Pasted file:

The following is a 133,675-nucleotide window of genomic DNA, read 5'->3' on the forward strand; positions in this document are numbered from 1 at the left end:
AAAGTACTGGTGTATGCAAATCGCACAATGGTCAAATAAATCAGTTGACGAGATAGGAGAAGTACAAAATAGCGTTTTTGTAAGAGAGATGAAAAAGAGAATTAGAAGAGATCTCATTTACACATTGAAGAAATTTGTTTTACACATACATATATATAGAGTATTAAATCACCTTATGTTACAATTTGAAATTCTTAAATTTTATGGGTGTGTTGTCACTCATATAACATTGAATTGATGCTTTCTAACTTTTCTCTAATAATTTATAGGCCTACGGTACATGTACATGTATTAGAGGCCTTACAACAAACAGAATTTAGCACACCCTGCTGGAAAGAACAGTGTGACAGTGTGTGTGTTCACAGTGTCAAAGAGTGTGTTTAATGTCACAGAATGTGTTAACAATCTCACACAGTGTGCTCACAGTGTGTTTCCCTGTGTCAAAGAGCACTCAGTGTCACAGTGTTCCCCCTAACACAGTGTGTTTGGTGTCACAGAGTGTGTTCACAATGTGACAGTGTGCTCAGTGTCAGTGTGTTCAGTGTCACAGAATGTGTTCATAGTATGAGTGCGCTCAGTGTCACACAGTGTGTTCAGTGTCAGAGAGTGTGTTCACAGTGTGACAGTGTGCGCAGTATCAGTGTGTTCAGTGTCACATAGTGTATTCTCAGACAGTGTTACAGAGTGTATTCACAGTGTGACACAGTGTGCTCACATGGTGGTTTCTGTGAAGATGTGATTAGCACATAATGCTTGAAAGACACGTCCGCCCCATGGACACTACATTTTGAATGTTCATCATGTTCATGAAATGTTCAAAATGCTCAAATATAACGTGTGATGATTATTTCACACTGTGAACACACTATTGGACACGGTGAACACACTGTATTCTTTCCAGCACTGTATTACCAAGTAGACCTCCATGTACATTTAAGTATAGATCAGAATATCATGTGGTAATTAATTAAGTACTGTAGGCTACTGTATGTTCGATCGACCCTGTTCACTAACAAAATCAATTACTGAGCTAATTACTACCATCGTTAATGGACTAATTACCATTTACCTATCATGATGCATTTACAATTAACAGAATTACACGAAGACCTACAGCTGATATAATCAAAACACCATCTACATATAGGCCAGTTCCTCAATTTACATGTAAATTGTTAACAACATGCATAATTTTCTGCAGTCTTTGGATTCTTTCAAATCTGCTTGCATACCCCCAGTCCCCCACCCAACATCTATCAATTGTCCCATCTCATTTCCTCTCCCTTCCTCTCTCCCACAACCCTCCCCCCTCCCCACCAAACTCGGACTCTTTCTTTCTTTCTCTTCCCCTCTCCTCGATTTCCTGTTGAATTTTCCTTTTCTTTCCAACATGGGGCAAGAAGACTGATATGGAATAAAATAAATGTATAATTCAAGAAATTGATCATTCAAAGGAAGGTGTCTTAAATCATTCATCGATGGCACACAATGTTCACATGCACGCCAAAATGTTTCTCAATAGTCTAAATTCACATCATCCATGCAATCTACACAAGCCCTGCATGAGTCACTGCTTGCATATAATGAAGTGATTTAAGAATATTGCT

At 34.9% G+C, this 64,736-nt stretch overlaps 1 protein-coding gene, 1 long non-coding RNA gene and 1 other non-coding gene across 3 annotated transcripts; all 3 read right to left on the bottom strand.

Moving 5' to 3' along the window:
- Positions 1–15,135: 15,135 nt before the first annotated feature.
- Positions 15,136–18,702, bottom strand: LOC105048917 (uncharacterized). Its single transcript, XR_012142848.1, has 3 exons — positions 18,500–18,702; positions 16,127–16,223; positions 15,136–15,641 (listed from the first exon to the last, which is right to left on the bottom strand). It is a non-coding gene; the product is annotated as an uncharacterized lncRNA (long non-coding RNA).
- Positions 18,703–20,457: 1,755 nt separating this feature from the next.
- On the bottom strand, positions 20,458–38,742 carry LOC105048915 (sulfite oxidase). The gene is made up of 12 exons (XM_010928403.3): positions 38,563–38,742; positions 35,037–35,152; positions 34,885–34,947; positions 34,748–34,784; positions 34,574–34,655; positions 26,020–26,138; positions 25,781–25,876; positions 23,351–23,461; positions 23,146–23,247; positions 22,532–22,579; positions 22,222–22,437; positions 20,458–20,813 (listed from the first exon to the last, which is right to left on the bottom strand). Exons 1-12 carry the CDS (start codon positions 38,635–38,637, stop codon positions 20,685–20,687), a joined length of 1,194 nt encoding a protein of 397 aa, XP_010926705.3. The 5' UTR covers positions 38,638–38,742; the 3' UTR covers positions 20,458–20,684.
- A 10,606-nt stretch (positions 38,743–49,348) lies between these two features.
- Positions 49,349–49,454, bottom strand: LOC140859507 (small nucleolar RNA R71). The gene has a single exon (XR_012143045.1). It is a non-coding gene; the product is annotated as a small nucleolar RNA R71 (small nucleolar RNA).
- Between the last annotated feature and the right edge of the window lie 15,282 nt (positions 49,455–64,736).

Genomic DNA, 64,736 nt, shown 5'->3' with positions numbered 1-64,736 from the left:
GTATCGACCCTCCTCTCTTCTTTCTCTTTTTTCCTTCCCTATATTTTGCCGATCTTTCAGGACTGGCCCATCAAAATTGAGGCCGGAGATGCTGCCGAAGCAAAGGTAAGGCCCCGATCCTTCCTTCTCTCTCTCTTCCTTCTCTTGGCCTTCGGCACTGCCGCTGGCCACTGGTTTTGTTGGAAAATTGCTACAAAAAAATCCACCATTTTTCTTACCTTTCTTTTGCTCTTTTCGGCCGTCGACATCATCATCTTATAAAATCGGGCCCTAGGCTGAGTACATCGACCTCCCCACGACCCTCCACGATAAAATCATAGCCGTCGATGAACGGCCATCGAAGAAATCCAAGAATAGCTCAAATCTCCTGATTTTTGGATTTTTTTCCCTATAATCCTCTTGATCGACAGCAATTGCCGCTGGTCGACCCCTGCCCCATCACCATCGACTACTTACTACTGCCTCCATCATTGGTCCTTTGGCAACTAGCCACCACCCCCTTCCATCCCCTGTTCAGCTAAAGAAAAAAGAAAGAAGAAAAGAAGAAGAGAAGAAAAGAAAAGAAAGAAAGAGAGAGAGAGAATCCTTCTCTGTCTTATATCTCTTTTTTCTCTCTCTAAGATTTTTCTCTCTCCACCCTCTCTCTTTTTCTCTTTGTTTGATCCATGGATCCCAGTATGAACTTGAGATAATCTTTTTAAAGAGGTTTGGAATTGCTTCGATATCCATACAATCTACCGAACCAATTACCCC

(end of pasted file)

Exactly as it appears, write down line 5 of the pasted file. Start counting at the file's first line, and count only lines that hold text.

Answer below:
- Positions 1–15,135: 15,135 nt before the first annotated feature.